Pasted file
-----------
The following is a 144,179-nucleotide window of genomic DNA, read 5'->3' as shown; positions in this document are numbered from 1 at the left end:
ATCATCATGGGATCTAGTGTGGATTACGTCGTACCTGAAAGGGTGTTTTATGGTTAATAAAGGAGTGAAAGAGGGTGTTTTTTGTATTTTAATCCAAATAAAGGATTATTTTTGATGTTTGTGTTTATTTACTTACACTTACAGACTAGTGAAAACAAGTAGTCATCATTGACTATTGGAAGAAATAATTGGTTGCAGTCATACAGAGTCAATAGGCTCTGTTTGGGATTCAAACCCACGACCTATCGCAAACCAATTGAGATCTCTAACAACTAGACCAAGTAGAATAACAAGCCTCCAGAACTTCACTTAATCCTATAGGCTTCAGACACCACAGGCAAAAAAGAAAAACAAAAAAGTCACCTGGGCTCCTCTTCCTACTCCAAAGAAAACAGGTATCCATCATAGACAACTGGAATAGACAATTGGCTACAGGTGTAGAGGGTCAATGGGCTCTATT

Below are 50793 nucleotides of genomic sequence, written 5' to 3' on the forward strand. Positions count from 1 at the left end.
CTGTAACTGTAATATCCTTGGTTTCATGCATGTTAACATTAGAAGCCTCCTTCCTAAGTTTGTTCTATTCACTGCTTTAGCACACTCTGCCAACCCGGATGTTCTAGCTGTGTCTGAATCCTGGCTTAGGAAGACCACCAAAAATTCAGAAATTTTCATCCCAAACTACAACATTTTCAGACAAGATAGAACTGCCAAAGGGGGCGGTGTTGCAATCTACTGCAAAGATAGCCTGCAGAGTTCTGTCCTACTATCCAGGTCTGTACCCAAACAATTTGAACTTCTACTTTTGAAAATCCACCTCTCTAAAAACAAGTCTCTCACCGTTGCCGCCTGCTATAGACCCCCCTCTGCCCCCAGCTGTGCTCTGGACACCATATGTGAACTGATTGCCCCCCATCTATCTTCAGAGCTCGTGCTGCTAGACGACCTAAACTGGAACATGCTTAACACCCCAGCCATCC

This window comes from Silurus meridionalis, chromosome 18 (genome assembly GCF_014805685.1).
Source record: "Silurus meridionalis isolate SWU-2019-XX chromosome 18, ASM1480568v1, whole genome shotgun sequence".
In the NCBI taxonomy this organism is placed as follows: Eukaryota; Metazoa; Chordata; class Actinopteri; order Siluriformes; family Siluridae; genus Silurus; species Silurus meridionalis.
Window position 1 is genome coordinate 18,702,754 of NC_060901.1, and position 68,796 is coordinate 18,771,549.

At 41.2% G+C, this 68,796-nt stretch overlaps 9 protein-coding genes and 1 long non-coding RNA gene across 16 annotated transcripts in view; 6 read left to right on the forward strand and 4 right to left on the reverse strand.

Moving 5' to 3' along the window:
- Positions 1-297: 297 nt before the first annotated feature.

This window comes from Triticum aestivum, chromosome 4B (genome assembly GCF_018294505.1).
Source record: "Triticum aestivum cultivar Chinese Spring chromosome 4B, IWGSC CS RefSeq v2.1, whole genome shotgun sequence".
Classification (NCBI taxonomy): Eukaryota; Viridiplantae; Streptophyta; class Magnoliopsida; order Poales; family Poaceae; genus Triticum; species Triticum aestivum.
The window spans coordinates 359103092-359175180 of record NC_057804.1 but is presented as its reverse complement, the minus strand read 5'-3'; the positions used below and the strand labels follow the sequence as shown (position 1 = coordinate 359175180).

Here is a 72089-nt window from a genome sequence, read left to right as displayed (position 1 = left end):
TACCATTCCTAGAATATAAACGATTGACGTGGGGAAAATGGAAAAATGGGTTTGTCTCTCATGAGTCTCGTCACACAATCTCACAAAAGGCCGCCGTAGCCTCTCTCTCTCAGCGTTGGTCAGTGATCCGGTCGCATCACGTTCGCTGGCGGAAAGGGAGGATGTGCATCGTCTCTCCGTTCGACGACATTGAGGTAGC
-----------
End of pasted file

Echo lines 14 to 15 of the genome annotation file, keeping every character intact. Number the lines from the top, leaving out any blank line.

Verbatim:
Classification (NCBI taxonomy): Eukaryota; Viridiplantae; Streptophyta; class Magnoliopsida; order Poales; family Poaceae; genus Triticum; species Triticum aestivum.
The window spans coordinates 359103092-359175180 of record NC_057804.1 but is presented as its reverse complement, the minus strand read 5'-3'; the positions used below and the strand labels follow the sequence as shown (position 1 = coordinate 359175180).